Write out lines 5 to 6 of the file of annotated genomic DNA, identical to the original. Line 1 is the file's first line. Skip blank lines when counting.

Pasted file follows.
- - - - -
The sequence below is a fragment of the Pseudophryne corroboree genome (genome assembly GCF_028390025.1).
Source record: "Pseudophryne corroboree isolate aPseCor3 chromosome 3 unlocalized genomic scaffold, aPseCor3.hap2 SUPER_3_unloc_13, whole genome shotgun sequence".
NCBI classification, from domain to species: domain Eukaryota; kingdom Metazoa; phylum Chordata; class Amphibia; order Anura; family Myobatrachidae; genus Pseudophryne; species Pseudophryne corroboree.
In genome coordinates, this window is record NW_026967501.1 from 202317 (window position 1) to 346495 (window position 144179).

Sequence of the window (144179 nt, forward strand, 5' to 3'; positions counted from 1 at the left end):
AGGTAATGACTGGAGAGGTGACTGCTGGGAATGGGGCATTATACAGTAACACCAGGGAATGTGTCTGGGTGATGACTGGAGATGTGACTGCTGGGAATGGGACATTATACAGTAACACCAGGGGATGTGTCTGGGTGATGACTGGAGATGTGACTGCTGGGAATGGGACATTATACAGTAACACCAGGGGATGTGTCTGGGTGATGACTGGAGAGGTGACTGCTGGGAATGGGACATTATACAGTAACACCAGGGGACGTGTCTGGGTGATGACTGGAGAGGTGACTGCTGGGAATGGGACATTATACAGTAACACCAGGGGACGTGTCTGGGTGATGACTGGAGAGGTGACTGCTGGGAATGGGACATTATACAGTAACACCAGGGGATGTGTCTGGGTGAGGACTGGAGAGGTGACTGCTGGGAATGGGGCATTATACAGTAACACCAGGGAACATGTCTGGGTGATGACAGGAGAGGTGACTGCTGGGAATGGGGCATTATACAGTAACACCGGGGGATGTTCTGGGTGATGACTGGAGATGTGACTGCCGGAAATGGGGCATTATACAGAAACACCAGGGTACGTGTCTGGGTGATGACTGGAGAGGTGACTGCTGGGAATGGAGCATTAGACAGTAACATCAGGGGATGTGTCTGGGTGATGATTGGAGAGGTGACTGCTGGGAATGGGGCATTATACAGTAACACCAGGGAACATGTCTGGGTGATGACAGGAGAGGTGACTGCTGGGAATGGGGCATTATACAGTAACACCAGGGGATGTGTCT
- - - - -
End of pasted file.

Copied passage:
Sequence of the window (144179 nt, forward strand, 5' to 3'; positions counted from 1 at the left end):
AGGTAATGACTGGAGAGGTGACTGCTGGGAATGGGGCATTATACAGTAACACCAGGGAATGTGTCTGGGTGATGACTGGAGATGTGACTGCTGGGAATGGGACATTATACAGTAACACCAGGGGATGTGTCTGGGTGATGACTGGAGATGTGACTGCTGGGAATGGGACATTATACAGTAACACCAGGGGATGTGTCTGGGTGATGACTGGAGAGGTGACTGCTGGGAATGGGACATTATACAGTAACACCAGGGGACGTGTCTGGGTGATGACTGGAGAGGTGACTGCTGGGAATGGGACATTATACAGTAACACCAGGGGACGTGTCTGGGTGATGACTGGAGAGGTGACTGCTGGGAATGGGACATTATACAGTAACACCAGGGGATGTGTCTGGGTGAGGACTGGAGAGGTGACTGCTGGGAATGGGGCATTATACAGTAACACCAGGGAACATGTCTGGGTGATGACAGGAGAGGTGACTGCTGGGAATGGGGCATTATACAGTAACACCGGGGGATGTTCTGGGTGATGACTGGAGATGTGACTGCCGGAAATGGGGCATTATACAGAAACACCAGGGTACGTGTCTGGGTGATGACTGGAGAGGTGACTGCTGGGAATGGAGCATTAGACAGTAACATCAGGGGATGTGTCTGGGTGATGATTGGAGAGGTGACTGCTGGGAATGGGGCATTATACAGTAACACCAGGGAACATGTCTGGGTGATGACAGGAGAGGTGACTGCTGGGAATGGGGCATTATACAGTAACACCAGGGGATGTGTCT